In the late 18th century these limitations of formal logic were taken up by the German philosopher Georg Hegel.
As Novack describes, this took place against the backdrop of the French and American revolutions, where “the whole of civilised society was racked by contradictory forces and turned upside down. These colossal, catastrophic conflicts impressed themselves upon minds and turned them upside down too.”
Hegel reformulated the system of logic and thinking known as ‘dialectics’. This holds that rather than each thing having a permanent “identity” within a definite category, objects, organisms or social groupings can contain multiple contradictory characteristics, and over time transform into something else – even their opposite. And all things that come into being will eventually cease to exist.
As Novack comments, “nothing is permanent. Reality is never resting, ever changeable, always in flux.” He gives the example of how a seed can grow into a tree which bears flowers and fruit which in turn contains more seeds. All of these are distinct and different things, but all contain elements of each other.
In the same way, an economic boom in capitalism can store up problems which lead to a slump, a period of seeming political stability can lay the basis for revolution, and a former workers’ party can become a party of big business.
At the time, this system of dialectics was revolutionary. Taken to its logical conclusion, it challenged the prevailing ideas that the world is, and always has been, as God created it, and that there will always be rich and poor as part of the natural order of things. No wonder that Marx and Engels found these ideas energising, with both of them participating in meetings of the Young Hegelians while students.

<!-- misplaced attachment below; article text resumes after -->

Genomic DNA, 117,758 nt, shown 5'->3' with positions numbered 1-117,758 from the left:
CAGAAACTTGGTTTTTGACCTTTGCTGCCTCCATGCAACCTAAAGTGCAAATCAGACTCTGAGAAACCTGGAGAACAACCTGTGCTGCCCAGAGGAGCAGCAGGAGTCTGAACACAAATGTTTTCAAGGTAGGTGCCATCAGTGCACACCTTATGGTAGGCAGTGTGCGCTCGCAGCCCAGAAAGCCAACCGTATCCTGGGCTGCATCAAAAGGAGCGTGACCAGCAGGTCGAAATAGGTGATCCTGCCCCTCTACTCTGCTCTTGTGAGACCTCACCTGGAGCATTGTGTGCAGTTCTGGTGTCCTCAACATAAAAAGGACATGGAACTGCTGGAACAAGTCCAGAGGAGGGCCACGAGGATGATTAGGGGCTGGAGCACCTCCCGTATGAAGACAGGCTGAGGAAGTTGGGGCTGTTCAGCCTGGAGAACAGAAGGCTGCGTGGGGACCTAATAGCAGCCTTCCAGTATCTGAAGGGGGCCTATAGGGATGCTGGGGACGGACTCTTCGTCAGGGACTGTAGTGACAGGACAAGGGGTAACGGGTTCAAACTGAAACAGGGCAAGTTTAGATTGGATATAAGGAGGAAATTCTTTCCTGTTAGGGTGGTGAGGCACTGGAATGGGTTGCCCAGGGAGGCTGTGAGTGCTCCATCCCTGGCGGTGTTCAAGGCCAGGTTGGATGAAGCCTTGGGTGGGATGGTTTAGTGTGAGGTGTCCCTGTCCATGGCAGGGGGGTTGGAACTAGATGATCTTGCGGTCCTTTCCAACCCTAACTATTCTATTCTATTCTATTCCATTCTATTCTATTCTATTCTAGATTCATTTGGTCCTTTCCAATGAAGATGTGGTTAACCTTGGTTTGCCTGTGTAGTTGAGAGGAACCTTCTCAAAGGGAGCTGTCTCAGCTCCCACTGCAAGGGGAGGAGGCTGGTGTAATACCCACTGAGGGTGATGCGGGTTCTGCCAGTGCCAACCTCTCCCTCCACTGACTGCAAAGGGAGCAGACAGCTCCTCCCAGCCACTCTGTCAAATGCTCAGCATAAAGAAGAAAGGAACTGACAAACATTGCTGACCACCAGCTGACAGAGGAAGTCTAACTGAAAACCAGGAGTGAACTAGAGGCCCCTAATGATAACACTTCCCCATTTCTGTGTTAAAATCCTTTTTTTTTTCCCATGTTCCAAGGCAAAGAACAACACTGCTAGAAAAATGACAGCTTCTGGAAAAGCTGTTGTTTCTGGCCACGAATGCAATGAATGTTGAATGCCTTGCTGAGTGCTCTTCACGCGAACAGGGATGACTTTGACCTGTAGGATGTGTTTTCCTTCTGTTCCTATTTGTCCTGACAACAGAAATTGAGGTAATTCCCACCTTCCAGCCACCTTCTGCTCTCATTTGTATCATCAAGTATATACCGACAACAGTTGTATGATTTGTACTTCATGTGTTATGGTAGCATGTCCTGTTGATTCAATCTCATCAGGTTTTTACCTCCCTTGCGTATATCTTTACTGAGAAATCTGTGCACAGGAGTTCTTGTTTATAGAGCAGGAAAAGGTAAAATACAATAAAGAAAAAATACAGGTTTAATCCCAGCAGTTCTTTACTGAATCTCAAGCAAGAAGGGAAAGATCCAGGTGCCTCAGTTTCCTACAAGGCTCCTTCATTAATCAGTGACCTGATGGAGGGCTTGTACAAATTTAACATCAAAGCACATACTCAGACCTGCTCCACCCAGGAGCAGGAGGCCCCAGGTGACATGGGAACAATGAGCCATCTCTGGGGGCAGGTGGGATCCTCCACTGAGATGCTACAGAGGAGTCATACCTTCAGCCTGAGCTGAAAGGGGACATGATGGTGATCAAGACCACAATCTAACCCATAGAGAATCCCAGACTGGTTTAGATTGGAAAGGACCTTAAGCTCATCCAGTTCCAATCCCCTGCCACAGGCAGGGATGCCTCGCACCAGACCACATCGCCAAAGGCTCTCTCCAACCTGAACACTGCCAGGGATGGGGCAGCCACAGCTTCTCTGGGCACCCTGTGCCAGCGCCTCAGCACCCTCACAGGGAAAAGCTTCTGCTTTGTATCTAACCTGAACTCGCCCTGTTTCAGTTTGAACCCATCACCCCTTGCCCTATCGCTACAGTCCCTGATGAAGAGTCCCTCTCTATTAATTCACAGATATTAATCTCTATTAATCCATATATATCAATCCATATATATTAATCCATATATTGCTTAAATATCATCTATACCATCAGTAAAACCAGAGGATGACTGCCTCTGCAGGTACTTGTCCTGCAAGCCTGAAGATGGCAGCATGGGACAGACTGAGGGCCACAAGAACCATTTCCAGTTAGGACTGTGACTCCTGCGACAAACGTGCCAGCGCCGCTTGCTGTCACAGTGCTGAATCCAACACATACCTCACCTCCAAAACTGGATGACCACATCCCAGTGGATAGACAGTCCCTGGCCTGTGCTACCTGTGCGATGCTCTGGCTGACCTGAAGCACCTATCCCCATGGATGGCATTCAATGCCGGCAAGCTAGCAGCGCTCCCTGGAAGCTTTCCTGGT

However, as the book goes on to explain, the main flaw in Hegel’s dialectics was that he believed that it was ideas that dictate the world around us, and that the motor force behind changes in human society is a combination of “world-spirit”, “national-spirit” and “the spirit of the times”. But this is clearly back to front.
A seed grows into a plant not because it is inherently destined to, but because of the sun and rain acting upon it. The early capitalist class didn’t set out to overturn the previous system of feudalism, but found that capitalist methods of production represented the best way for them to enrich themselves.
Marx and Engels’ great philosophical breakthrough was to take Hegel’s dialectical method and to make it materialist.
Engels summed it up: “Human beings must first of all eat, drink, shelter and clothe themselves before they can turn their attention to politics, science, art and religion.” In other words, all ideas flow from material reality, and not the other way round.